rings. OK, maybe more than a bunch.
I find these shallow stacking drawers to be the perfect storage
solution for napkin rings, place card holders and such. You just slide
open the drawer and grab what you need. Of course, they are sorted
If you glance back two photos, you’ll see that the napkin ring drawers
are sitting atop an old chest of drawers. These drawers house my table
runners and such. This drawer hold table runners in the blues. I’ve
even gone so far as to label the outside of these drawers. No matter
how well you think you know your stuff, when you start to
accumulate this much you forget. Label, label, label. Sometimes I
think I’m single handily keeping the company that makes the label
tape in business! LOL.
So on to placemats. This is a work in progress. These are larger
stackable drawers. My good friend Nancy gave me a bunch of these as
she recently had built in shelving installed. It’s a great way to store
placemats, but the truth is, I’m running out of space in which to put
the stackable drawers.
These round mats frequently act as chargers (oh, chargers, that’s a
whole other story). They used to be color sorted, but that seems to
have gone by the wayside. These sure look like they could use a bit of
straightening. I like to keep them out where I can see them.
Clearly I love to collect and change things out with the seasons. Dish
towels and hand towels are no exception. I found that I had so many
dish towels, they clearly went beyond the capacity of my kitchen
drawers. One day on a “space for storage” hunt in my home, I realized
there was a cabinet in my laundry room above the dryer that really
wasn’t being utilized to it’s fullest potential. Yes, those are teacups
and pitchers up there on the ledge. But they’re not there for storage
per se, they’re there in a decorative sense. One of these days I’ll have to
do a tour of my laundry room. It’s small but fun and functional (and
has music, anything to try to make doing laundry better!).
But what to put in there was a bit of a quandary. Now don’t get me
wrong, there was no lack of stuff to put in the cabinet, but rather
exactly what stuff was the issue. Most of my dishes are in my dish
room in my basement. All of the linens in the earlier part of this post
are also stored in my basement. What was the right thing to cull out
of the collection that could stand alone, be put on the second
floor (and not have part of the collection in the basement and part
Seasonal towels won. This was definitely one of my better organizing
projects. I sorted out the towels by occasion, assigned shelves and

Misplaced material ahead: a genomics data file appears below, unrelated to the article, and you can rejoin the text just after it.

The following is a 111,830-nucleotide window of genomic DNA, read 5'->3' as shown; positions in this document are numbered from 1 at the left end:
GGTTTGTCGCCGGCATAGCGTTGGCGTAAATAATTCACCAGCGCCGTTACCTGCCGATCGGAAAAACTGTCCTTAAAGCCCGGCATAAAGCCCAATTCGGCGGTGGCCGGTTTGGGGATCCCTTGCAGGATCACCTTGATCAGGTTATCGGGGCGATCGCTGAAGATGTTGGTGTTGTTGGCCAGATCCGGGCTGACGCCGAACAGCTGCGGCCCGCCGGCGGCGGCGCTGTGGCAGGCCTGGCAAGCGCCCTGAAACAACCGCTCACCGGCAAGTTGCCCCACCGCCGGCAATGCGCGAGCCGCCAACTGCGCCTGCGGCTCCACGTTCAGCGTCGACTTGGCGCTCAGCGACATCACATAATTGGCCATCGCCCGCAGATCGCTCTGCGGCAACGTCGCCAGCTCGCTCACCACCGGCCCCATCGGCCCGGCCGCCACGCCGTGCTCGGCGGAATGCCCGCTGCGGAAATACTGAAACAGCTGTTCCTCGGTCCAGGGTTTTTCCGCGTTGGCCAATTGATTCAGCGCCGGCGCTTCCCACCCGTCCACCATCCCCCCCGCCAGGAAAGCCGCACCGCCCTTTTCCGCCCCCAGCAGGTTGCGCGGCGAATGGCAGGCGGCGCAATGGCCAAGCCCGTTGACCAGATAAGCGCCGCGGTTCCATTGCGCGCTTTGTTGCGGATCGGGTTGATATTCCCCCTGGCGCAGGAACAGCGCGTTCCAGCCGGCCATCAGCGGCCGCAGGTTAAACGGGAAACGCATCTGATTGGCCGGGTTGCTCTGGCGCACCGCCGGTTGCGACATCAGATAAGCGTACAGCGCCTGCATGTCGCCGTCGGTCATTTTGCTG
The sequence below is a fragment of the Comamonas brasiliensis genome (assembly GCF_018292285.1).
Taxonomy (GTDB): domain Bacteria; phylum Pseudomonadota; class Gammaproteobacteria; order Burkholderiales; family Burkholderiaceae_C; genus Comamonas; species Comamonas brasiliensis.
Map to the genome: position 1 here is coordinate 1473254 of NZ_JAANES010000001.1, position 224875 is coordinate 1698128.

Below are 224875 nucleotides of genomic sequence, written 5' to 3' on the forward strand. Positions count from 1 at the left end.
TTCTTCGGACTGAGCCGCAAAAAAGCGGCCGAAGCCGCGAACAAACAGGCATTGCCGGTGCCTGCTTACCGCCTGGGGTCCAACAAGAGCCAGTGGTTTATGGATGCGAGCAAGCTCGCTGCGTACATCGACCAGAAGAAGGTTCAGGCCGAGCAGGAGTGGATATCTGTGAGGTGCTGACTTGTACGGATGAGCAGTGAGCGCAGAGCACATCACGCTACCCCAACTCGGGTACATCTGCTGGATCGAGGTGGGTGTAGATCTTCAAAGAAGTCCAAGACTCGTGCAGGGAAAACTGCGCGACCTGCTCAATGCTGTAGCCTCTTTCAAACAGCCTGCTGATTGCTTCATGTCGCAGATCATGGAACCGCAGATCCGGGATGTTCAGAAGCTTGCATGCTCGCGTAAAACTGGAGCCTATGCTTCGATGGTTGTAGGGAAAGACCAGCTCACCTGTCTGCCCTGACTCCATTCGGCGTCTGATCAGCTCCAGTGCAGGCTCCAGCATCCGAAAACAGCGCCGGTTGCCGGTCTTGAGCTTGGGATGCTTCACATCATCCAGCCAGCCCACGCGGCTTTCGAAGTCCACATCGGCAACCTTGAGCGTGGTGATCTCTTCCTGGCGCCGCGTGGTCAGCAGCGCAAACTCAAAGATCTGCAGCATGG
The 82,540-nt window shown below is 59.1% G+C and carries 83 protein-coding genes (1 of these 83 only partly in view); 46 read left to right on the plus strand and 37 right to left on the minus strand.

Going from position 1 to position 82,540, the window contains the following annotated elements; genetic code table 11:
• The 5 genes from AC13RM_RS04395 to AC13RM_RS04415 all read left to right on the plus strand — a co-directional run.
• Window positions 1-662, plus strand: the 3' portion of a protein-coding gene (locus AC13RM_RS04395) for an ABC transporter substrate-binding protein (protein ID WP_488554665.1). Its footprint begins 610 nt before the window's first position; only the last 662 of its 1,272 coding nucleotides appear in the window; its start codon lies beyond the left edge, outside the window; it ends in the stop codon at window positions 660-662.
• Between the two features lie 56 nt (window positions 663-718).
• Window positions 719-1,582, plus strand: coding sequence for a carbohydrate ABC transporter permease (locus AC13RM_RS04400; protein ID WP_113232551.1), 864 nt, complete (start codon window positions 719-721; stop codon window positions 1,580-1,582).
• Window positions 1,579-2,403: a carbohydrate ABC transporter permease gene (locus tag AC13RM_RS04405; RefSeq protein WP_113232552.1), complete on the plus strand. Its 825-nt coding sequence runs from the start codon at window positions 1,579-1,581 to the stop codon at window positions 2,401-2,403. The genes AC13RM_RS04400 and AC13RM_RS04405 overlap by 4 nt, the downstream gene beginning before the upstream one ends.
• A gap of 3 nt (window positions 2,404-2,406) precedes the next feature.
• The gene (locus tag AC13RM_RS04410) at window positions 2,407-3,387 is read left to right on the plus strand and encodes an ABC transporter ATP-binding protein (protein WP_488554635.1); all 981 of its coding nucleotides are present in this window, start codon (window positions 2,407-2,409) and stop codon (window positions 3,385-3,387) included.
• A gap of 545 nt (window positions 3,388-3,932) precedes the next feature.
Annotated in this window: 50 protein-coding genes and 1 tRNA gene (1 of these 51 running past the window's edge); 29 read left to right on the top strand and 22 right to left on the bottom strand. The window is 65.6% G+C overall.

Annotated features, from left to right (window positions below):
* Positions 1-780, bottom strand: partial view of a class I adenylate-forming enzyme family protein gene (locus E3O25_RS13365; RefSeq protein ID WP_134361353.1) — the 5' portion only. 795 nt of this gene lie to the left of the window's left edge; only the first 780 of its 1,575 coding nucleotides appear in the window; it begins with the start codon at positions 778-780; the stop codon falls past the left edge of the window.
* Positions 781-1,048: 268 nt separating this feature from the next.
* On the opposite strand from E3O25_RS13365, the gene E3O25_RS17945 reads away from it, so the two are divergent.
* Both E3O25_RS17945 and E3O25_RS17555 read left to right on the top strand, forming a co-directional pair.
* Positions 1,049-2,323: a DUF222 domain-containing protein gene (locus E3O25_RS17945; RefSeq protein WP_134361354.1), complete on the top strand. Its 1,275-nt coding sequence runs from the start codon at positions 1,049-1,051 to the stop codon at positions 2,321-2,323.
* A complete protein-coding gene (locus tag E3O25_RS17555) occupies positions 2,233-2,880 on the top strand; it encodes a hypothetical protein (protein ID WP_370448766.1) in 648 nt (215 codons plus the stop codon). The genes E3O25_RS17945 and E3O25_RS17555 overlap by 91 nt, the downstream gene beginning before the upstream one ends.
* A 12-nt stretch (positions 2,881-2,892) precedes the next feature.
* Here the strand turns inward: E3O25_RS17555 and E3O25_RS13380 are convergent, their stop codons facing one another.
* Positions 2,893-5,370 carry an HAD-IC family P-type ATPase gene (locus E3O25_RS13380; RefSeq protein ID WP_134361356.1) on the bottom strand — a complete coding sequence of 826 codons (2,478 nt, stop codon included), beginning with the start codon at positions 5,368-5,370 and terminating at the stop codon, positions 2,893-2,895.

labeled. The good thing about doing this was that I realized how
many seasonal towels I have. Basically I don’t buy anymore.
This is one of those situations where you could say, why bother
labeling? It’s pretty obvious which are the Christmas towels and
which are the Harvest towels. But by labeling it just makes it easier.
I must have organized these three or four years ago. What I love, is
that they have stayed organized.
And because they are organized and easily accessible, I use what I
have. If you can’t find it, you don’t use it and there is just no sense to
having it at all.
By now you clearly must think I’m nuts or have an organizing fetish
or both. I don’t think either are the case. I have many wonderful
treasures and I like to use them. I just know that if I can’t find them, I
don’t remember I have them and don’t use them. Lest you think that
everything in my home is order (those that know me, know that this
couldn’t be further from the truth), I’m sharing the above photo and
parting photo with you.
I recently celebrated my birthday. So what do I ask for and get on my
birthday? DISHES!!! The ones in the center – white with soft touches
of pink and splashes of gold flowers and decorations, they look
vintage but are new – were a birthday gift from my dear friend and
fellow dish-a-holic Barbara.
I love to mix and match my dishes and therefor am always on the
lookout for solids. I had spied the lovely lavender/orchid plates and
French blue plates in the Crate and Barrel catalog. My patient
husband, Mr. Scaper, and wonderful children indulged me. I was
thrilled (still am), BUT where to put them???
Those close to me know, I collect in sets of 12, so that’s 12 plates from
Barbara and 12 dinner plates and 12 salad plates in lavender plus 12
dinner plates and 12 salad plates in blue. That means I need to find a
home for 60 new plates!!!!!! Nancy gave me placemats (12 of course)
but I think I can squeeze those in.
Good thing Kathleen, of Cuisine Kathleen, gave me my birthday
present early. I’ve already found a home for them (of course they were
dishes). Which reminds me, I’ve got to do post with those.
Enough about me, I can’t wait to see where YOU keep it all!
- The Tablescaper